However, widespread obesity in the U.S. is a relatively new phenomenon. Prior to World War II, malnutrition and disease were much bigger problems. From the U.S. Department of Health and Human Services:
The latest statistics clearly indicate a continued rise in obesity. From The New York Times…
View original post 798 more words
I reblog this piece, by Injeanious, on Gogwit’s Blog because I enjoyed reading it and I was intrigued by it.
So many threads and so many layers.
Our lives are like baskets woven from sticks rooted in our many experiences; some touch directly, some tangentially and others connect but tenuously. All contribute to the integrity of the basket.
Perhaps we could all bear closer analysis of our motivations.
Or, perhaps not.
It’s Saturday morning. Sajeda and I are lying on our backs in the front room. I’m demonstrating some simple exercises to strengthen her core. These had been given to me by my trusty physiotherapist just four weeks ago, when my back was so sore I could hardly move. I’m sharing them with Sajeda this morning – hoping that by modelling the process with her it will help. So I’m demonstrating the leg slide and trying to explain the importance of tightening up her core muscles as I’m doing it. So to explain further I kneel up beside her and feel her either side of her pelvis, deep into her muscle. This isn’t too easy because Sajeda is rather on the large side. Small and round. I explain that she has to tighten her muscles and keep feeling until she does this. Good, I praise her – she smiles. I place…
View original post 1,373 more words
Meatless Lunch Recipe
I LIKE this post, and for two reasons. First, there are obvious benefits accruing from awareness of nutrition, diet and bioenergetics. Consideration of what constitutes your own best mix of foods within your energy economy is an exercise in making informed lifestyle choices.
The second reason is to do with the value of the appropriate application of routine in a person’s life – not too little, not too much, not overarching nor too lax – which is considered to be beneficial to psychological and psychiatric well being.
I reblog this with sadness. Sadness that a headteacher should feel motivated to write in this vein; sadness that the argument of this piece is essentially true. The keyword here is, I think, sadness.
Teachers, headteachers, parents… use your power!
“I daily thank god that I am a retired teacher and headteacher. I simply could not ask my staff to persecute children with never ending ‘tests’ that do nothing to further any child’s education or ability to make sense of the world. I simply would have refused to cooperate with the idiots charged with designing our so-called education system.
Teaching used to be a joyous profession. Happy children, staff who didn’t dread walking daily through the school gates and heads who were left to manage their schools without the constant interference of people who couldn’t do the job themselves.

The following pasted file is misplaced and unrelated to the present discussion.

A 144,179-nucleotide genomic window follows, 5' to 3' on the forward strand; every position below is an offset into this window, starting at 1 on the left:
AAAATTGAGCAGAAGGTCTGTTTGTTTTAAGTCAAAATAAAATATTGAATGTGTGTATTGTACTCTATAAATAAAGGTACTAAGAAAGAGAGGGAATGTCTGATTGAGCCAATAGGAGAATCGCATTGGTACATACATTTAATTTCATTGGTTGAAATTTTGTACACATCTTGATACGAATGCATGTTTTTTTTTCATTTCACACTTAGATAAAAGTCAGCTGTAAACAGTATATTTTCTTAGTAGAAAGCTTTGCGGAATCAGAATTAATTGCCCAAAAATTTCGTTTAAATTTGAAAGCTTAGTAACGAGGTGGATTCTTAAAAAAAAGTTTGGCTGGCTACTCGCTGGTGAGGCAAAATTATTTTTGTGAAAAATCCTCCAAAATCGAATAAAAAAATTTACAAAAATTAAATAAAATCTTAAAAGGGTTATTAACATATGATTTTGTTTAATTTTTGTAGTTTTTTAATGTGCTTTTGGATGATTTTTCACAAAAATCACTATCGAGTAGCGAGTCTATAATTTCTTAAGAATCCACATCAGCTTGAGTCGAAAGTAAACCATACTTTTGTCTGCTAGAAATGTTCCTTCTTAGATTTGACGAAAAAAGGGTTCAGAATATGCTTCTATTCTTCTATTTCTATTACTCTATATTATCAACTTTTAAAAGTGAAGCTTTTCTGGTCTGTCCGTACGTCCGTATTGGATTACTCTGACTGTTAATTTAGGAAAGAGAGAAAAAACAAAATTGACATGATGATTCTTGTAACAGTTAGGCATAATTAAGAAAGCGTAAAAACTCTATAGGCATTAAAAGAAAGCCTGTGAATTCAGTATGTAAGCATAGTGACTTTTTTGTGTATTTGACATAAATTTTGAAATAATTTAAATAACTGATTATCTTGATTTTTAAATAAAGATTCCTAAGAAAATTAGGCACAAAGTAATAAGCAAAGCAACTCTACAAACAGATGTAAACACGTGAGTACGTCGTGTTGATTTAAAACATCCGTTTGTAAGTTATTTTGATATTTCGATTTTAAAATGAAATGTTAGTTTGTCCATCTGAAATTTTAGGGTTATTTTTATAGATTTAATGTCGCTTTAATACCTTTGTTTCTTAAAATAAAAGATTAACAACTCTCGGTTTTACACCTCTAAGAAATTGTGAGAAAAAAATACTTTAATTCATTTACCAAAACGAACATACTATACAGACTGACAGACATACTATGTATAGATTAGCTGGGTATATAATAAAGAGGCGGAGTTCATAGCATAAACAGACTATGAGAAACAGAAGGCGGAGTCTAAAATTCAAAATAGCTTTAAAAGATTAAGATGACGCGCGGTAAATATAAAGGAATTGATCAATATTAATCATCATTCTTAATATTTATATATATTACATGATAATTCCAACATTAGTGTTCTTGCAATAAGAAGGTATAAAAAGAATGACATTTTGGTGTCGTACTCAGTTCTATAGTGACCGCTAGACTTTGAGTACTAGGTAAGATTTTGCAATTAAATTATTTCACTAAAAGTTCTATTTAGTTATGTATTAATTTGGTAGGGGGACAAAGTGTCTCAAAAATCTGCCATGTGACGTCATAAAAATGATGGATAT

I used to be described as formidable by LEA officers, advisors alike. Yes I was. Formidable in my determination to do the very best I could for the young people in my charge.
Schools used to be about opportunities for social mobility- a chance…
View original post 118 more words
“I stopped explaining myself when I realised other people only understand from their level of perception.”
This is a very valid take on the quandary we face whenever someone who is not an acquaintance, relative or friend sees fit to pass comment on us.
In my case the condition is not M.E. – that is my little brother’s burden – but equally difficult to explain to someone who has not experienced my illness. Do we heed the call to arms; and risk appearing defensive, aggressive, apologetic, malingering or just plain pathetic? Or do we say nothing, slink away or tell ourselves that the better part of valour is discretion?
In my experience and life, for what it’s worth, it depends on the situation.
Choice, free will and the better part of valour are wonderful things: exercise yours, here, today, by reading the excellent piece I share today.
Please consider following the author, and please appreciate their work by liking it.
The pay machine in the car park is on the go-slow and I’m making small talk with the two pensioner ladies waiting in the queue behind me. “It’s a bit like me in a morning,” I quip. “A young man like you?” they chuckle back, unaware.
Now I’m not about to correct and start lecturing two octogenarian ladies in the middle of a car park. In fact initially I feel a little guilty – why am I moaning when they are the old people with the aches and creaking bones
And why would they know any different anyway? I’m having an OK-ish day and they can’t tell I have something like M.E based on our 30-second interaction. And I’ll never see them again, so does it matter? Should it really get to me?
Rewind two weeks and I’m in an exercise class, trying out different things to help my…
View original post 494 more words
An opportunity for concerned parents, professionals and Council Tax payers in Birmingham to lend their voices to the children of Birmingham.
While the Council may have sparse room for manoeuvre, they can register the displeasure and dissatisfaction of the people of Birmingham.
It is true that children cannot vote; however, the adult population can, at parish, municipal, regional and national level; and in Birmingham there was elected a council opposed, in principle, to cuts of this nature that are being enforced by a divisive and hostile UK Government.
The Education, Health and Welfare provision of the United Kingdom only work when predicated on an understanding that the economy serves society, not the other way round.
The way that we deliver children’s centres, health visiting services and parenting support services in Birmingham is changing. Have your say on our proposals for a new service model that will bring these services together, for you, in your local area.
View original post 363 more words